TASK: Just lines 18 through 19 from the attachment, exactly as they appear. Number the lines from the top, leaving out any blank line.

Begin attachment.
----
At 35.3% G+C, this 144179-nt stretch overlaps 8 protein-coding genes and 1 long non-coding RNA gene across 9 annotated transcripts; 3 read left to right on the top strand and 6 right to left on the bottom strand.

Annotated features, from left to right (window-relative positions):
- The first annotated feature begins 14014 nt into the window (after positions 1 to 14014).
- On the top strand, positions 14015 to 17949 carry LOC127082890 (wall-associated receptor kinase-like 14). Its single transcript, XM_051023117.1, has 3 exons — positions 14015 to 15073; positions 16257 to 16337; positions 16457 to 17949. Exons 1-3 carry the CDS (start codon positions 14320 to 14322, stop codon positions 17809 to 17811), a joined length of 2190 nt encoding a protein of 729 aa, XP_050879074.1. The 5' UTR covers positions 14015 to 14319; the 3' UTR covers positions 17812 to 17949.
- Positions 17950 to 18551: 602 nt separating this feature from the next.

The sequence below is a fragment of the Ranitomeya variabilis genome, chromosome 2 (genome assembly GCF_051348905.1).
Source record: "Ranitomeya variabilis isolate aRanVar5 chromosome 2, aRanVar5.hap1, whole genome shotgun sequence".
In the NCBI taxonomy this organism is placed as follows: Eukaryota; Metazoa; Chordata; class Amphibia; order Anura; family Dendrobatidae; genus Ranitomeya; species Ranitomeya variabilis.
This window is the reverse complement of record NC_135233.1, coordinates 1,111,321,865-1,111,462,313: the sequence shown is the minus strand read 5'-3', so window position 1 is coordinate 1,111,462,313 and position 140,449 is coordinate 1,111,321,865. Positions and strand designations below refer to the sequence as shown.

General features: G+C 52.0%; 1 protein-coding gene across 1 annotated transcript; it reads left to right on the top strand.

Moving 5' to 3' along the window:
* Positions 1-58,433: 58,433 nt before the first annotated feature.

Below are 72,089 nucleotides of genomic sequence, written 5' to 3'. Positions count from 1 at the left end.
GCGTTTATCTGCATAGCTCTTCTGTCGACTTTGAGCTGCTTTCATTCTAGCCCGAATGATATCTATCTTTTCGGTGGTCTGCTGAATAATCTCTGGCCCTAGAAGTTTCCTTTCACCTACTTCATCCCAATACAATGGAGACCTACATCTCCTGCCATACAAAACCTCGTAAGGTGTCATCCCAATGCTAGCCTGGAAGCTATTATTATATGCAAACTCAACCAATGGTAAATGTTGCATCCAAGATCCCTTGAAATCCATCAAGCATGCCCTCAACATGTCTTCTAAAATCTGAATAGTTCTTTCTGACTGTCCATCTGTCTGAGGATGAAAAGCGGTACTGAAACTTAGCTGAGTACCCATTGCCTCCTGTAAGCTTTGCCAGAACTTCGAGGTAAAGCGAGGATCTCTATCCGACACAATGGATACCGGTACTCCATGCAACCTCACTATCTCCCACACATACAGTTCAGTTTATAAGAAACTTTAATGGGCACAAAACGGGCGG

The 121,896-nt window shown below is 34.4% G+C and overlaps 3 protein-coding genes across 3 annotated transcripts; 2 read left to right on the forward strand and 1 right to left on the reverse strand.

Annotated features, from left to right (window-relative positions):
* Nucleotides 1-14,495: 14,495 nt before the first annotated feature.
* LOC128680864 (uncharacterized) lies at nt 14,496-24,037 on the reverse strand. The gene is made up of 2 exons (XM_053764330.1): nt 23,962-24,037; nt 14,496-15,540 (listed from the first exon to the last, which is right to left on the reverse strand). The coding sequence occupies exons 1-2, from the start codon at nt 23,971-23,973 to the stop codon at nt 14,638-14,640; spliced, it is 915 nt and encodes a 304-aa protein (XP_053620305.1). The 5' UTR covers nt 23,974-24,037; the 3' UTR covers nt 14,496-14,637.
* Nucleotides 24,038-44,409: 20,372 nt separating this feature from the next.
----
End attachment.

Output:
* LOC128680864 (uncharacterized) lies at nt 14,496-24,037 on the reverse strand. The gene is made up of 2 exons (XM_053764330.1): nt 23,962-24,037; nt 14,496-15,540 (listed from the first exon to the last, which is right to left on the reverse strand). The coding sequence occupies exons 1-2, from the start codon at nt 23,971-23,973 to the stop codon at nt 14,638-14,640; spliced, it is 915 nt and encodes a 304-aa protein (XP_053620305.1). The 5' UTR covers nt 23,974-24,037; the 3' UTR covers nt 14,496-14,637.
* Nucleotides 24,038-44,409: 20,372 nt separating this feature from the next.